OPINION

Readers on the Greek condition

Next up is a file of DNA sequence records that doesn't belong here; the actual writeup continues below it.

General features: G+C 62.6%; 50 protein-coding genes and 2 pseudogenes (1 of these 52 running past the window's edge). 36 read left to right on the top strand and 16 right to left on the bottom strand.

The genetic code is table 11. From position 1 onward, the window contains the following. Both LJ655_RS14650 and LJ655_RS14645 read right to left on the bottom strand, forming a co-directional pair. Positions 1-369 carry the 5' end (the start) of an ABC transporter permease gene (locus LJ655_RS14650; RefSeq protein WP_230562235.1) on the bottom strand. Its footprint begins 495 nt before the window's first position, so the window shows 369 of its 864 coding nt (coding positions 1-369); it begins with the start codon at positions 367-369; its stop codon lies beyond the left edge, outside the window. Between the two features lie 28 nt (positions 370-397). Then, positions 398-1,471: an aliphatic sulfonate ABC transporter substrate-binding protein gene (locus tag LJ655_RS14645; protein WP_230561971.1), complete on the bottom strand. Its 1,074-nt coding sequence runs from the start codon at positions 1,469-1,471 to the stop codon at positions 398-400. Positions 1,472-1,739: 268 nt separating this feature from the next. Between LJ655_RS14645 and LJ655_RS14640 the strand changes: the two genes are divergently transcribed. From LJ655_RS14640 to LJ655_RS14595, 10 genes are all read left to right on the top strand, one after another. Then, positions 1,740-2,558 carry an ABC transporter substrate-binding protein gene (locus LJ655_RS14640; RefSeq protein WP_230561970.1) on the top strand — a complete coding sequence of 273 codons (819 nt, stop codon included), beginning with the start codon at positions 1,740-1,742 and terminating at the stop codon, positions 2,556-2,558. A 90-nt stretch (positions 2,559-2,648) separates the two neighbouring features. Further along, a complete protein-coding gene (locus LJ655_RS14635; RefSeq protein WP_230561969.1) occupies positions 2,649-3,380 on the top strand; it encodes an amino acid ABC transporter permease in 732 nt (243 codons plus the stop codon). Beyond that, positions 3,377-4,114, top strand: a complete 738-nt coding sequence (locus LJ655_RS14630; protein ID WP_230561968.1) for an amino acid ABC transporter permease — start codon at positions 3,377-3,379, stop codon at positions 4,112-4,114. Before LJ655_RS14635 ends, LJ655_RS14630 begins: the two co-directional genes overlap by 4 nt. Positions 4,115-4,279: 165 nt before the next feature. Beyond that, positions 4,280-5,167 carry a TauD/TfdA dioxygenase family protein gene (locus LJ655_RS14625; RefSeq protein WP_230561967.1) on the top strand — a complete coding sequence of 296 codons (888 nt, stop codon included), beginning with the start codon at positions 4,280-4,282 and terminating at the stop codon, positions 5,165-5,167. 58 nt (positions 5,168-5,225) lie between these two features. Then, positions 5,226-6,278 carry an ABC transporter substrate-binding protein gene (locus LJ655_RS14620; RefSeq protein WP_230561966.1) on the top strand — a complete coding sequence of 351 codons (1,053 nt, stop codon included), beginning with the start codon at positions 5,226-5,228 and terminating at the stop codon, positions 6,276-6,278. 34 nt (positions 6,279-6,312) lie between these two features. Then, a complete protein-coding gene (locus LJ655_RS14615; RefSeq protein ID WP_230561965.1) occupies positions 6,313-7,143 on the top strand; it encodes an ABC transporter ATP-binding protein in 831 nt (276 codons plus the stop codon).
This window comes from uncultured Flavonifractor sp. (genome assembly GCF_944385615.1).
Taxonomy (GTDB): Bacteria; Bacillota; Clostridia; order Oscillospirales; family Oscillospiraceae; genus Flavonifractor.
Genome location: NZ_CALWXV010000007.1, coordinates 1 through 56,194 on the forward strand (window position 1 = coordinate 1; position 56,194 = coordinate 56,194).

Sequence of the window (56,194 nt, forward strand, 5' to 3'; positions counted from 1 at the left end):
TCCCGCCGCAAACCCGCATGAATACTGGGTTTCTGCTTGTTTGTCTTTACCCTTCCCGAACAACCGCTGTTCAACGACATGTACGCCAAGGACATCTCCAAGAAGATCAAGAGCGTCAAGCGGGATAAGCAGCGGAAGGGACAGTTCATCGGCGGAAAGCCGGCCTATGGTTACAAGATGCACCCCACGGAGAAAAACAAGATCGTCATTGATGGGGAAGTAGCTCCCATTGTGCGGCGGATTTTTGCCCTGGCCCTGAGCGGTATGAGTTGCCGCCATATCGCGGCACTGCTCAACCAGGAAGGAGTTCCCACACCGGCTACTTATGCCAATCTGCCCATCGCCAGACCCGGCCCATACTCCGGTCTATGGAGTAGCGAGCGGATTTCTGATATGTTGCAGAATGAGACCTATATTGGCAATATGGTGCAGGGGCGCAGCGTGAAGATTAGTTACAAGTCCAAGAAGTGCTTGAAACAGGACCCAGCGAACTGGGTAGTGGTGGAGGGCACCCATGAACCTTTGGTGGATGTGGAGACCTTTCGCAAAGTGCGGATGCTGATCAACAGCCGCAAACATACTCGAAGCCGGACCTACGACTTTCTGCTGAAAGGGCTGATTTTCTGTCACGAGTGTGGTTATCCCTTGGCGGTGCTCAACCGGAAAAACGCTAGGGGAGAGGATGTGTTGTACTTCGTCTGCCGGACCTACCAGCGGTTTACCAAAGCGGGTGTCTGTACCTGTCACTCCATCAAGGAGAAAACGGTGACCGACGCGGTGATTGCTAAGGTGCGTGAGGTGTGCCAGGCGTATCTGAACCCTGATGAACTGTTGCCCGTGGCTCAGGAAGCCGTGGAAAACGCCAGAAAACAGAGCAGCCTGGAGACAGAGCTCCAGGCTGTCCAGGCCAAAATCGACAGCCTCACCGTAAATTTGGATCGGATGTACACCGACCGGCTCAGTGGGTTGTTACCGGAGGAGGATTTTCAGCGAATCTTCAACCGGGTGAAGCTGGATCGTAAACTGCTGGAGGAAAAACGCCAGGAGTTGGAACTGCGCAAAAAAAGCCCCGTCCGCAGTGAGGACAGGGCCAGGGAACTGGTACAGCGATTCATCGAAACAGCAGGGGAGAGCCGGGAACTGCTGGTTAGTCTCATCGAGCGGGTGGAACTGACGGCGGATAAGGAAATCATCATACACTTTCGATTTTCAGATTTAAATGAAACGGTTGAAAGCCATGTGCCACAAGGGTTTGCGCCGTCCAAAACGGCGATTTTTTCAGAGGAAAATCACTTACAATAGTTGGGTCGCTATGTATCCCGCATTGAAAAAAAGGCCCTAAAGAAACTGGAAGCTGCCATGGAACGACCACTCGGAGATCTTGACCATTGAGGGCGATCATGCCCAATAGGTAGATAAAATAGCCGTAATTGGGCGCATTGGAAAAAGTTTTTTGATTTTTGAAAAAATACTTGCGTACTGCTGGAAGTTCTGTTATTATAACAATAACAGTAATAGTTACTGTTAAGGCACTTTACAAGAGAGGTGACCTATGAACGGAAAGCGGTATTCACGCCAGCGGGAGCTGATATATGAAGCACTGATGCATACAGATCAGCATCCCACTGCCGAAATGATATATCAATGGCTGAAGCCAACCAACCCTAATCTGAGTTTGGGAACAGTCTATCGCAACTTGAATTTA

The Greek riots of 2008 have generated plenty of debate among ourselves, the international press and the Greek public. According to a poll published in Kathimerini English Edition this week «nearly half (42 percent) of respondents, questioned on Thursday and Friday, when the rioting had abated, said they believed the widespread damage wreaked during the unrest had been the work of ‘a few people’ with only 10 percent believing that the majority of demonstrators had been involved. Also half (47 percent) believed the protests were spontaneous, and ‘not politically motivated.’» Oh dear Lord! Greek children are angels, even when they burn Christmas trees; they love Christ, and that’s why they are against Orthodoxy. They love Greece: That’s why they burn everything Greek! On the other hand, Education Minister Evripidis Stylianidis told the Adesmeftos Typos daily that the «young generation was being exploited by extremist groups and appealed to disaffected youths to come forward for dialogue.» Again, if you exclude the extremists, our young people are constructive, responsible individuals who can do no wrong! Some of us have blamed «consumerism,» without explaining how an individual’s decision of income allocation between today’s consumption and tomorrow’s consumption through savings affects one’s decision to turn the business district of Athens to ashes. Moreover, EU statistics show that in terms of purchasing power standards, when EU per inhabitant consumption of the EU-27 is equal to 100, Greek consumption was only 94, compared with Luxembourg’s 267. Yet Luxembourg had no riots. I was born and raised in Greece but, after finishing my military service, I moved, first as a student and then as faculty, to the United States. Still I spend three to four months a year in Athens. I have lived in London, Montreal, Baden Baden, Vienna and Paris. Nowhere have I seen the disregard for a fellow human being’s rights that I observe in Greece. Blocking another person’s right of way is so common in Athens that it has no shocking effect. I am a 77-year-old injured man who has to use a cane to prevent a fall. In all the countries where I have lived, people close to the door of a bus or tram get up to offer me their seats even when the bus is half empty. In Athens, I am pushed further back. Why am I telling you all this? Because of my thesis that the Greeks are so egocentric that they ignore the effects of their actions on the rest of the society. Violation of parking ordinances and traffic controls are viewed as achievements. It is no wonder Greece has such a high rate of deadly accidents. Historically, societies have moved from agriculture to manufacturing to high-tech services. The Greeks skipped a few stages and moved from the donkey to the BMW. Since the donkey could be parked anywhere, the automobile must be parked anywhere free of charge. Simply, the society should build free parking for me at the expense of defense, education and social welfare. The Economist magazine is a publication that can be found on the desk of almost every business executive. On December 11, the magazine’s heading on Greece was to the point: «They do protest too much,» it said. The problem is that decision makers on foreign direct investment (FDI), the most dynamic instrument of technological change and growth, are affected by political instability and hostility to foreign firms. Even the newcomers to the European Union, Romania and Bulgaria, are preferred over Greece for EU-based FDI.   LEFTERIS N. BOTSAS, PhD Professor Emeritus, Oakland University, Rochester, Michigan, USA Kathimerini published excerpts of Helena Smith’s article on the Athens riots. I read the full version on the Observer website. Helena tried to explain to the «English» public, as best as she could, why rioting was occurring in Athens. Like most people – and especially Greeks – it seems a puzzle that just can’t be unraveled. Many have tried to explain the situation but few even came close. It’s fairly simple, if you are open-minded and think about it – «the irresponsible character of Greek society as it has evolved in the past 50 years.» Irresponsibility has been molded and ingrained in Greek society. Though some at Kathimerini may disagree, the culprits have been the mass media (one exception is Kathimerini English Edition, which in «most» cases has responsible columnists and reporters. For example, in Tuesday’s editorial «Calling a spade a spade,» it eludes to the dysfunction of educators) and the educators. This is so ingrained now in the Greek psyche that most people, even well-educated people, are not aware of it. To best understand it, you need to equate it to a child throwing a tantrum. I could spend hours trying to prove my point. but: A. All one needs to do is watch any TV news hour at 8 p.m. You don’t need to understand Greek – you can see the dysfunctional newscasters screaming at each other. B. Visit any public school. Teachers don’t teach. They attend to receive their government pay. Then later teach the same students as private tutors at high personal gain. Higher-level exams are geared at what is taught by the private tutoring. Educators refuse to amend this system, as it will take away the goose that lays the golden egg. This system has been in existence for over a generation – producing what the Greeks call «touvla» (bricks). The above may sound simplistic, but it’s the best way to give some sense of events in Greece. A.A. RAVEN, Halkida